Date of Degree
Metaphysics | Other Philosophy
God, Problem of Evil, Ontological Argument, Contingency Argument, Possibility, Necessity
This dissertation is a revival of the ontological disproof, an ontological argument against the existence of God. The ontological disproof, in its original form, argues that God is impossible, because if God exists, he must exist necessarily, and necessary existence is impossible. The notion of necessary existence has been largely rehabilitated since this argument was first offered in 1948, and the argument has accordingly lost much of its force. I argue that the ontological disproof ought to be combined with the problem of evil, and that the resulting synthesis of the two arguments is far more powerful than either element could be alone. The argument is this: if God exists, then he exists necessarily. This necessary existence entails that the mere possibility of a state of affairs incompatible with God’s essential qualities, his perfect goodness and omnipotence, renders God impossible. The possibility of evil incompatible with God does exactly that. This simple argument has remarkable range: it serves as an ontological argument against the existence of God, but it can also serve as a new form of the problem of evil, allowing the resolution of that problem to rest on the mere possibility of evil incompatible with God. It can also serve as a contingency argument against the existence of God: God must be a necessary being to adequately explain the existence of the contingent world, but cannot be. This one argument, which I call the ontological problem of evil, can thus demonstrate the metaphysical impossibility of God from several directions simultaneously.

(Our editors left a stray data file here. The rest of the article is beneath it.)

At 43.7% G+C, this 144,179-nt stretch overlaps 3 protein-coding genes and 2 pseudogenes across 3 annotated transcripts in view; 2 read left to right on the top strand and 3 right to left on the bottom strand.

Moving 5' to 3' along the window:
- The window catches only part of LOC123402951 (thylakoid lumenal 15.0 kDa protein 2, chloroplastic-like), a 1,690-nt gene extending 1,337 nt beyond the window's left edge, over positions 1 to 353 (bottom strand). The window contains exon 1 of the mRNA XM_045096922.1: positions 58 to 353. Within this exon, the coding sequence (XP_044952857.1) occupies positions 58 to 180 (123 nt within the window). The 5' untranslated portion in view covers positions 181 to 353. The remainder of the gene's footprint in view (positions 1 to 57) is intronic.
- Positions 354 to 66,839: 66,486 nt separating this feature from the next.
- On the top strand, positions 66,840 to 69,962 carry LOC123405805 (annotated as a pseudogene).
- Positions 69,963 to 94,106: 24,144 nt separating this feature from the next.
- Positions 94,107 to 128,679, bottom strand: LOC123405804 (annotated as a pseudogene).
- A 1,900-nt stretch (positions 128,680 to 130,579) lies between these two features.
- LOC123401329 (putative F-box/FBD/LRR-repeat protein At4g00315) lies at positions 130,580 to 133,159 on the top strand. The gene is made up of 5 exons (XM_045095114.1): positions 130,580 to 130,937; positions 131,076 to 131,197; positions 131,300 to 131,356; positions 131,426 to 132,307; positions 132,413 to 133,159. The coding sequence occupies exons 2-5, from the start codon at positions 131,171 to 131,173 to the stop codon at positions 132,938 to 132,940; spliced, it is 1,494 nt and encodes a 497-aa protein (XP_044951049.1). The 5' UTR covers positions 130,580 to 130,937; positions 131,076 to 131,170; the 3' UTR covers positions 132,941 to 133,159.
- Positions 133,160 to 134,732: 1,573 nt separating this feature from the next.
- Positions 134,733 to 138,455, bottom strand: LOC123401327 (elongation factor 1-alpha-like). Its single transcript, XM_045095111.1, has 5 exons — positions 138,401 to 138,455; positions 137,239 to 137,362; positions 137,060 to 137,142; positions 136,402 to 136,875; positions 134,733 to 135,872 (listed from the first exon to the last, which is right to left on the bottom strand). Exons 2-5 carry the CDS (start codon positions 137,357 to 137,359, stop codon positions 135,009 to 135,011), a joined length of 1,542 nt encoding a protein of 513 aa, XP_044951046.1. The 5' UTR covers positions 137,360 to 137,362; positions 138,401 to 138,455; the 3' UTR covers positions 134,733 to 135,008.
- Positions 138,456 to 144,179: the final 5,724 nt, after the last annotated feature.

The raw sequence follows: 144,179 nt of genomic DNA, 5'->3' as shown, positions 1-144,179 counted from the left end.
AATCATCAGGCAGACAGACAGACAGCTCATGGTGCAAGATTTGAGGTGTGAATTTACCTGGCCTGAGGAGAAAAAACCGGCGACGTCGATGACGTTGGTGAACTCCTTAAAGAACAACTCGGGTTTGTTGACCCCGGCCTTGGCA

Brownson, Carl J. III, "Evil and the Ontological Disproof" (2017). CUNY Academic Works.